Wednesday, November 13, 2013

Interview with author F.J.R. Titchenell

F.J.R. Titchenell
 (The F is for Fiona.)
San Gabriel, CA.

Welcome to Vision and Verse, the Place for Art and Authors this morning, Fiona.  Tell us a little about yourself.  What have you written?
My debut novel is Confessions of the Very First Zombie Slayer (That I Know of), which will be released May 6th, 2014. It’s a Young Adult Horror-Comedy about a group of teenagers taking a road trip through zombie infested America to rescue a stranded friend, working out their problems with each other and learning to stay sane together.

I’m also co-writing a Young Adult Horror/Sci-fi series, The Prospero Chronicles, with my husband, Matt Carter. The first book, Splinters, will be out fall of 2014. It’s about an invasion by shape-shifting, human-impersonating aliens in a California small town, and about Mina Todd and Ben Pastor, a teenage girl who’s been fighting the aliens all her life and a boy she recruits from the outside to help her. At the heart of it, it’s about the two of them trying to find a way to build trust and friendship so they can fight back together, even while surrounded by aliens who look like people they know.
I have a few short stories out in anthologies as well, all listed on my website under the Books tab.

What is your favorite genre to write?
I’m a speculative YA type. I love writing for and about teenagers, because fiction is all about exploring different parts of human feeling, and feelings are so intense and concentrated during the teen years, partly because that’s when we feel a lot of things for the first time.

I love Horror, again for its intensity and the freedom it offers to explore the darkest, most mysterious corners of the psyche. And I’m a writer because I’m really a big kid playing imagination games, so as long as I’m free to take it to some messed up places now and then, I also love to play with Sci-Fi and a little Fantasy.

Favorite food.
Chocolate is the one I can’t live without, but sharp cheddar and pineapple both spring readily to mind. Not all together, though.

Where would you like to visit?
London. So many landmarks related to my favorite books and authors all in one place!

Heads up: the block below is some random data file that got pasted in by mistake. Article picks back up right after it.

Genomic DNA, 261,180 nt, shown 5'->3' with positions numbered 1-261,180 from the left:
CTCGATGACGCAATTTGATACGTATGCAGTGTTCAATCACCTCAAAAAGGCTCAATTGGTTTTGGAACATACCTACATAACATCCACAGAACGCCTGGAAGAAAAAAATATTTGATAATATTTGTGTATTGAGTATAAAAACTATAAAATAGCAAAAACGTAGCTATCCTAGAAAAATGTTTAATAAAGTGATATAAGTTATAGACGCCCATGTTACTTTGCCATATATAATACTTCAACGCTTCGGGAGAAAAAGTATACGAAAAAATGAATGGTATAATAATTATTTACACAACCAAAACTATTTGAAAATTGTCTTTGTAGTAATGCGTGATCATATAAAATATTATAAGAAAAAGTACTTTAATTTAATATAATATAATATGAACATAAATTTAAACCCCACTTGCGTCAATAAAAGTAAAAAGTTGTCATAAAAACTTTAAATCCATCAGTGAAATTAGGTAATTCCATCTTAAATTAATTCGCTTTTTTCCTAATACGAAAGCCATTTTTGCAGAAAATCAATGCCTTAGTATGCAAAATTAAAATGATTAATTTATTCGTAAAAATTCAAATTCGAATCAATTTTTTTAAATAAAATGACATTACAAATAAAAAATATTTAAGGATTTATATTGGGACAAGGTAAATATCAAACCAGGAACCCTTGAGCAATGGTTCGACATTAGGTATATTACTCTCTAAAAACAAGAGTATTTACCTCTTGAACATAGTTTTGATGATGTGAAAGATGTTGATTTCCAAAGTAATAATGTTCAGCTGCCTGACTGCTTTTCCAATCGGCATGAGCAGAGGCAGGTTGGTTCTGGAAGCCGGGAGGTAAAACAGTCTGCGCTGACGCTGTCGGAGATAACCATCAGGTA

Favorite musical artist. Do you listen to music when you write?  What?
I do, and I have pretty eclectic tastes, everything from pop to metal to Broadway and opera. What I listen to while I write depends a lot on what I’m writing, but my favorite band, both overall and for writing, is Rise Against. So many of their songs feel like a montage of tiny glimpses of an epic waiting to be written. While writing The Prospero Chronicles, I also listen to a lot of P!nk and Kelly Clarkson because they fit Mina so well. Particularly “Please Don’t Leave Me” and “Behind These Hazel Eyes.” I play those on repeat for her a lot, and when I’m thinking about the final book, it’s all about Imagine Dragons’ “Radioactive.”

What makes you laugh?
Too many things. I like high brow and low brow, intentional and unintentional comedy. I was raised on British comedy, so that’s definitely a strong influence on my sensibilities, but the entirety of my sense of humor is a bizarre, unquantifiable jumble that probably only makes sense to my similarly odd husband and me. We do our best to use our shared jumble to amuse as many other people as possible.

How old were you when you started writing?
As soon as it could be called writing. Childhood imagination flowed right into storytelling for me. Some of my earliest memories are of a reading circle my parents used to take me to. I was about three when I started making up stories to tell instead of just reading them, and I started learning to type them up when I was about six or seven.